These exercises are great for beginners and work most of the muscle groups in the arms and chest area. If you’re looking to try something a little more advanced, superset in a Chest Pull Over.

Chest Pull Over

The Chest Pull Over is great for working your lats, pecs and your triceps. Start on your back with your arms extended up over your head, hanging off the edge of a bench or wherever you’re laying down. From there, raise the weight up and, keeping your arms relatively straight, bring them straight up over your chest to 90 degrees to floor. Return to starting and hold the position for 1 to 5 count and bring the weight back up. You’ll only want to do maybe 10-20 reps to start since this workout hits a lot of muscles that aren’t usually hit through your day to day activities.

Ankle and Wrist Weights

These weights are a great way to improve the results you get from your normal exercise routines or just doing your normal daily activities. You’ll want to start light, since adding too much weight can put an excess strain on your limbs and joints. Having these weights will passively work your muscles as you walk, bike, do chores, and just go about your business, and you can also use them to help improve the effectiveness of other normally weight-free exercises. These exercises are usually full-body core exercises. Full-body core exercises that work best with using ankle and wrist weights are:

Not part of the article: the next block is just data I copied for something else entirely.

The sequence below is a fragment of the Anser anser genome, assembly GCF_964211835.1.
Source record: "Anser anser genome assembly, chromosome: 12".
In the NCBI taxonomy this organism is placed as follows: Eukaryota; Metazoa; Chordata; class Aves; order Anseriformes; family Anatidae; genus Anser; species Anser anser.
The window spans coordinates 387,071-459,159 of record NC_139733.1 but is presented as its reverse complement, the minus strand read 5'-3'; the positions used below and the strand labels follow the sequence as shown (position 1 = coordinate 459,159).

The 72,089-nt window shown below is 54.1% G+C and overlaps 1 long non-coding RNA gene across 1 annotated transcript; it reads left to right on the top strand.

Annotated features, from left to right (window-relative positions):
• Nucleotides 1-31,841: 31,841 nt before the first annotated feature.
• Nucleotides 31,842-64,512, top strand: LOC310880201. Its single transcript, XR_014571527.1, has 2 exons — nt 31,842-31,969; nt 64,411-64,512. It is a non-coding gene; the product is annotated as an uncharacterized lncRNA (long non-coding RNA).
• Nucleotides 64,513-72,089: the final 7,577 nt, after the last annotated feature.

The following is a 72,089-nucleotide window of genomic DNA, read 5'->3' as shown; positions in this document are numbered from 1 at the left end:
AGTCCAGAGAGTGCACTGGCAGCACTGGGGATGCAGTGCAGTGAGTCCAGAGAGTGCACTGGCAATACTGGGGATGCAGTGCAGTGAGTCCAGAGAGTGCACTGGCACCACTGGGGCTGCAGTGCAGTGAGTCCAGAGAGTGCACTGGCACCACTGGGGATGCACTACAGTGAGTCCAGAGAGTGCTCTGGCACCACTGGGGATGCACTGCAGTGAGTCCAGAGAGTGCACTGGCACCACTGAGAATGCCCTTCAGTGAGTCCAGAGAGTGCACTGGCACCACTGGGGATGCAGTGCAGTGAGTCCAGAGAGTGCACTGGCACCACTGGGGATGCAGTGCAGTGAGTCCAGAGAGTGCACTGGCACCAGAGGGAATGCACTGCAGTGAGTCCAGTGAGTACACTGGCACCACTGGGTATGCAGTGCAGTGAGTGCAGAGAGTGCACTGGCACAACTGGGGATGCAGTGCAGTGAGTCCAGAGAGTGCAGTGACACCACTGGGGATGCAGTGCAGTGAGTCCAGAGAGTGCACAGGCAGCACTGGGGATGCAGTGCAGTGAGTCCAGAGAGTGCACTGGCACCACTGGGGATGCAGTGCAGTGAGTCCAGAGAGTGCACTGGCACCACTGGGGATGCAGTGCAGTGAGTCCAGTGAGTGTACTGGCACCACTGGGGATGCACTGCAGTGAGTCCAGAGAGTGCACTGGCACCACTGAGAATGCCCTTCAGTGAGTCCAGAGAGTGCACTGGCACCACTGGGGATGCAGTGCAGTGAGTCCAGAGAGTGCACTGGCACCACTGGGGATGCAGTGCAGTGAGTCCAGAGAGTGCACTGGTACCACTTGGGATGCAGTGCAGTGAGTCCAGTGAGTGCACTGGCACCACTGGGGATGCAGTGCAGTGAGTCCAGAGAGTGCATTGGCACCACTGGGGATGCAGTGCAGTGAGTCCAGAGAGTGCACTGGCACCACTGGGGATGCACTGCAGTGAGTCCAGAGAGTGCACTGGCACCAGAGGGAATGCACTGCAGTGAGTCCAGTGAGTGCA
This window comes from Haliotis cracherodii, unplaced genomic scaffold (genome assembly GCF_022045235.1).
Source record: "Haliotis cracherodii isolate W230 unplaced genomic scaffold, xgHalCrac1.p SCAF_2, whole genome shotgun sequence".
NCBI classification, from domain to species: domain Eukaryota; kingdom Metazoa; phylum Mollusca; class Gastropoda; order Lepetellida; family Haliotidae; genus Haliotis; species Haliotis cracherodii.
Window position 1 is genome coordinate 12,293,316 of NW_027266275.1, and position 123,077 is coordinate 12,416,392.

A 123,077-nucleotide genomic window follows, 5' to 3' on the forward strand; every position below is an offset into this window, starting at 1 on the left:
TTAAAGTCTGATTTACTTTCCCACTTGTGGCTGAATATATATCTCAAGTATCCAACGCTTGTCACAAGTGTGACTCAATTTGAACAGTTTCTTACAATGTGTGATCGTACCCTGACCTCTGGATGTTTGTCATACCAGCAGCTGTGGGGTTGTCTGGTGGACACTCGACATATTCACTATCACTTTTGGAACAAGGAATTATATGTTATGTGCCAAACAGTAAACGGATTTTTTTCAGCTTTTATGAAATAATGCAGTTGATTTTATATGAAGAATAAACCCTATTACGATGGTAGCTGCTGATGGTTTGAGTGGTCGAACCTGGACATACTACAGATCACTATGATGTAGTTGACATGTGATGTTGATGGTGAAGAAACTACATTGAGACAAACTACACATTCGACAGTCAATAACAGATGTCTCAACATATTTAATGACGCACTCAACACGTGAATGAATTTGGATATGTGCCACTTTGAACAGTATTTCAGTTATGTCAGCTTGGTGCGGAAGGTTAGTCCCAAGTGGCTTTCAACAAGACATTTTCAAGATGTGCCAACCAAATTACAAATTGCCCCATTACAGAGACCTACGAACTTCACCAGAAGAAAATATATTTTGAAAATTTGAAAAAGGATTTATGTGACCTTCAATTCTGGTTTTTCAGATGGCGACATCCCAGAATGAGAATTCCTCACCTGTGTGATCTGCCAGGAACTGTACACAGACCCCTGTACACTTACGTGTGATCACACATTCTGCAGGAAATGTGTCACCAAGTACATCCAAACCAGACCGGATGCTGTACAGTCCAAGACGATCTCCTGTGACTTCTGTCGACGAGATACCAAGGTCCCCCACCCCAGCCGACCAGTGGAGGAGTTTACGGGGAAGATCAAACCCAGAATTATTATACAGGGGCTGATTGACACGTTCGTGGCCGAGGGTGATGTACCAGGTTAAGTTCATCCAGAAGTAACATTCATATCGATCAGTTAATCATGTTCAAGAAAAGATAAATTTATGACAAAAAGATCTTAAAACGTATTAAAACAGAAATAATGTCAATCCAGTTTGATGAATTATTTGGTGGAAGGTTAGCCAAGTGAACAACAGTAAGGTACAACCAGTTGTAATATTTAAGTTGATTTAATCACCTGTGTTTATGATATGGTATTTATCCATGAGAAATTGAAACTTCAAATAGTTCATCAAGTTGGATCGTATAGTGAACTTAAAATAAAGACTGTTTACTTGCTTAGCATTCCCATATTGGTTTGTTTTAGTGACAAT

• Jumping Jacks
  • Sit-Ups
  • Bicycle Kicks
  • Leg Lifts
  • V-Ups
  • Squats
  • Burpees

The added weight will help add some extra resistance to all of your movements, forcing your muscles to work harder than they’re used to. When using ankle and wrist weights always remember to keep track of your body, and don’t push yourself too hard or power through an exercise just to get it done. Ease into things and go at your best workout holding perfect form. The extra weight can end up carrying your limbs further than normal so control your movements, which can lead to injuries like strained muscles, torn tendons, and in severe cases even minor dislocations and fractures.

If you’re not a fan of doing more traditional exercises, simply wearing weights while hiking or performing other types of activities can also help. This includes things like yoga, martial arts, sports like soccer, track and field, baseball, and basketball, as well as cycling, and rollerblading.

Don’t wear weights 24/7

While wearing weights can certainly help your muscles tone and help you burn off some extra calories, you’ll want to give your body a break at some point. Don’t wear weights 24/7, since you might risk overtaxing your body and it could lead to injury. Also, don’t wear weights while you sleep. You don’t get enough physical activity while sleeping for them to have any real impact, even if you’re an active sleeper, and they could pose a health risk as you have no real conscious control of your body’s movements while asleep.

If you’re in the Vancouver BC area and are looking to get into better shape but don’t have the time for the gym, it is definitely worth looking into hand, ankle, and wrist weights. They can provide that little bit of extra resistance to help tone your muscles without having to completely rearrange your schedule for it. I can teach you how during a personal training session package